- Erasmus, Desiderius
- (c. 1466/9–1536)One of the earliest and greatest humanists of the Northern Renaissance. Erasmus was educated in Holland, possibly at Deventer, and entered the Augustinian priory of Steyn, near Gouda, in 1487. He was ordained in 1492. For a short while he studied theology in Paris. Travel to England in 1499 put him in touch with Thomas More and other humanists. Living the life of a travelling scholar, Erasmus published collections of classical proverbs, his In Praise of Folly in 1509, and in 1516 a new and more accurate Greek edition of the New Testament. Although his satires upon religious practice and the complexities of scholastic theology, together with his preference for the early, simpler, beliefs of the Church, made him an inspiration for the new movement of reform, Erasmus had little confidence that the unaided powers of men were capable of forging new utopias. He withdrew from the political arena, and in 1524 broke with Luther, in his work De Libero Arbitrio (‘On Free Will’). The moderation, and moderate scepticism, of Erasmus had no place in the increasingly divisive splits within the Church, but his classical learning and attitudes were widely influential in the centuries following. He died in Basel, preparing to return to the Netherlands.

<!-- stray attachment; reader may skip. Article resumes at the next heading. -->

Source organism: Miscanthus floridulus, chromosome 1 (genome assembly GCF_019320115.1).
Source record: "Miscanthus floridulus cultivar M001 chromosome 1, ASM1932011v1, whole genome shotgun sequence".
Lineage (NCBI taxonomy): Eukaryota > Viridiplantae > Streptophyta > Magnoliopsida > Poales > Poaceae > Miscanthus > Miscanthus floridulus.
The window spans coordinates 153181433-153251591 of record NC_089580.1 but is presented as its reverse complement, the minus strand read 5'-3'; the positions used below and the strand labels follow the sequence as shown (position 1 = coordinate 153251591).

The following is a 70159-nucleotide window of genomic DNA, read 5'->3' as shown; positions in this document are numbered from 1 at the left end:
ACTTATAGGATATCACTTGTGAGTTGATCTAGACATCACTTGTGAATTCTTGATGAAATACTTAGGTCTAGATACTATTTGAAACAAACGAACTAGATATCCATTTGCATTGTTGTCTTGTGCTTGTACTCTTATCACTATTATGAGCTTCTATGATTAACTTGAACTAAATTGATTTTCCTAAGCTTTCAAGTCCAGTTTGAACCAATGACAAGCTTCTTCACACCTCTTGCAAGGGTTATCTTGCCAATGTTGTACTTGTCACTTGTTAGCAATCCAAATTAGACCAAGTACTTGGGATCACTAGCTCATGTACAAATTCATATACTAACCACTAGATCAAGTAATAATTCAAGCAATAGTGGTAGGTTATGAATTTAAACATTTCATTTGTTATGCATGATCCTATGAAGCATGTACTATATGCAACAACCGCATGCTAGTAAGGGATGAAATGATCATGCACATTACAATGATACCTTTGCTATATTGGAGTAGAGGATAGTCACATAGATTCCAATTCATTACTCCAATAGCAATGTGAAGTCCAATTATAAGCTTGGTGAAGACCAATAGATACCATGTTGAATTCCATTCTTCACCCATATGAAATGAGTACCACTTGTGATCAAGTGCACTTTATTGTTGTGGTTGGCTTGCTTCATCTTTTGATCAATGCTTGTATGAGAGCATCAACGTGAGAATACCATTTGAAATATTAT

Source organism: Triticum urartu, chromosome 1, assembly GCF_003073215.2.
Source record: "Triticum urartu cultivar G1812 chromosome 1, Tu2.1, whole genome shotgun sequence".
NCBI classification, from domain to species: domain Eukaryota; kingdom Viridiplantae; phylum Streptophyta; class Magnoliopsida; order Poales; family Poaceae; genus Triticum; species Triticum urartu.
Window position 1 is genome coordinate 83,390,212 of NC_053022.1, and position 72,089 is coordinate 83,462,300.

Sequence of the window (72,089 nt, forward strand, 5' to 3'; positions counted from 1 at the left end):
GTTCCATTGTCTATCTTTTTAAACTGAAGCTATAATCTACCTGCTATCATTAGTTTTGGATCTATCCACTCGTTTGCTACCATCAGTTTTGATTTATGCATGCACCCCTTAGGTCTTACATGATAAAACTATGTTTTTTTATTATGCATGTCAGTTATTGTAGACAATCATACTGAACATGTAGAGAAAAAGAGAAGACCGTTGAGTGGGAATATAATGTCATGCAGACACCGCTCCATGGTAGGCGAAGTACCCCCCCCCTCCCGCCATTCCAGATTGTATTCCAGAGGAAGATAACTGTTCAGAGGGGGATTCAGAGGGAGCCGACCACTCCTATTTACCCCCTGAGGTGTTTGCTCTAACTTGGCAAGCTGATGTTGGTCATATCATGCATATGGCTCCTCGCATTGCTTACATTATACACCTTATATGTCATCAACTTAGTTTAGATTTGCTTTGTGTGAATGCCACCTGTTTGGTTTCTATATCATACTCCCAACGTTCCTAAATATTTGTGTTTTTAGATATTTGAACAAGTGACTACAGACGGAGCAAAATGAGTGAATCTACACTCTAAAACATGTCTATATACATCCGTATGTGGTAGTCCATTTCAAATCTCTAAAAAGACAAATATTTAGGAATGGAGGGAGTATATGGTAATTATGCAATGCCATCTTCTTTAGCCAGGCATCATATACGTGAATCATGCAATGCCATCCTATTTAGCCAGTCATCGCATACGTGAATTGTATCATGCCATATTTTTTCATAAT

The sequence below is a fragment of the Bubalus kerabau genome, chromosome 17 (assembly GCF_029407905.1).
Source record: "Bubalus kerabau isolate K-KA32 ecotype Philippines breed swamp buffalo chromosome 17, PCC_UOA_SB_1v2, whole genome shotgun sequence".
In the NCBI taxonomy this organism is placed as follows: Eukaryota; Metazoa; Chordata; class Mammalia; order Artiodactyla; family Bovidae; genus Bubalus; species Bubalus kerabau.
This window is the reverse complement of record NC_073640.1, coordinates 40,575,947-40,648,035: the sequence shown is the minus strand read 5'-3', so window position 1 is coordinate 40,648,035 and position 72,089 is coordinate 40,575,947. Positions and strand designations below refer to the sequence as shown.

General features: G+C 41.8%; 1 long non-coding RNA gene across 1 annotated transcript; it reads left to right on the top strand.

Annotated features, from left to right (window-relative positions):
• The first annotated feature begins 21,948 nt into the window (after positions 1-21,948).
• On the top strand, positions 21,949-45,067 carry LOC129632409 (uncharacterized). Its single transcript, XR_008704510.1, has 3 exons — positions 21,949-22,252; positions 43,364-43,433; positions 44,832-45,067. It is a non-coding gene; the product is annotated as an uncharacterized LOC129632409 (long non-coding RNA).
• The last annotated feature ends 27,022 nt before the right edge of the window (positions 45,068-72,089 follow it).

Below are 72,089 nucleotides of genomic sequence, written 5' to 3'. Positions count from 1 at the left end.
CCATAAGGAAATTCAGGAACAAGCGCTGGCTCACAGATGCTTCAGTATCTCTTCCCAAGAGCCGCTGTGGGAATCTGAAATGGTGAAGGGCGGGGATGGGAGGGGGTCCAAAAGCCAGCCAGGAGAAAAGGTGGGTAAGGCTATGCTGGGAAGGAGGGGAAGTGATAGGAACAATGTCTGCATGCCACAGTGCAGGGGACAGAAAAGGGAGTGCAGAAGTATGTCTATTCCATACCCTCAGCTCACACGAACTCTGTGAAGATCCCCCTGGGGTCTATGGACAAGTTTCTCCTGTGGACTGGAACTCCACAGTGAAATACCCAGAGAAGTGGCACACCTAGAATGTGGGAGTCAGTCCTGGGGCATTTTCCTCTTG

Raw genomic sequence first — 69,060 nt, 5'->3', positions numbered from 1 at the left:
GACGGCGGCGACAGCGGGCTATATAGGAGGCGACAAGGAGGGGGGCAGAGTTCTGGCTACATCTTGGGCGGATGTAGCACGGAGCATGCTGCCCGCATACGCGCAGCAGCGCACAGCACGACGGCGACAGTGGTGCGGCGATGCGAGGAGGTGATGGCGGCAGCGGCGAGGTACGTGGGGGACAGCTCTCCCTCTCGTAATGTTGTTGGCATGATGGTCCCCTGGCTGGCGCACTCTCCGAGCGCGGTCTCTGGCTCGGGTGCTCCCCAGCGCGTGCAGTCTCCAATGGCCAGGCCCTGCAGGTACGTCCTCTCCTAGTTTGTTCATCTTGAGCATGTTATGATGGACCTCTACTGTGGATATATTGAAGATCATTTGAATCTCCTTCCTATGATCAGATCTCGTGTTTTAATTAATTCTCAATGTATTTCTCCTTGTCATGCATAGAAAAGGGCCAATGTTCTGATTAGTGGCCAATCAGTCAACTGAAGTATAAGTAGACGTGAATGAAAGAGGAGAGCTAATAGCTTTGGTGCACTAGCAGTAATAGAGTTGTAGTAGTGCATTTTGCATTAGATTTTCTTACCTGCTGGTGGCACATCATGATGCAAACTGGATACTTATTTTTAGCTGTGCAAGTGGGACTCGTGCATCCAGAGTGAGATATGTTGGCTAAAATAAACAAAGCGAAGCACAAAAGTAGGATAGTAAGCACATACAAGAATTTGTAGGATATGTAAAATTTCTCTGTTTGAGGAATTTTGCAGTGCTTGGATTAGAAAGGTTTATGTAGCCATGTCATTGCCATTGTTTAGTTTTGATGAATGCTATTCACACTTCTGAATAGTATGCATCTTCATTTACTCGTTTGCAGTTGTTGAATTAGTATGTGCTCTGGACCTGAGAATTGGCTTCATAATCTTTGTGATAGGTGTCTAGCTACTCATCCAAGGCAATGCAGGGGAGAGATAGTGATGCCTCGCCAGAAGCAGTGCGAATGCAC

Philosophy dictionary. Academic. 2011.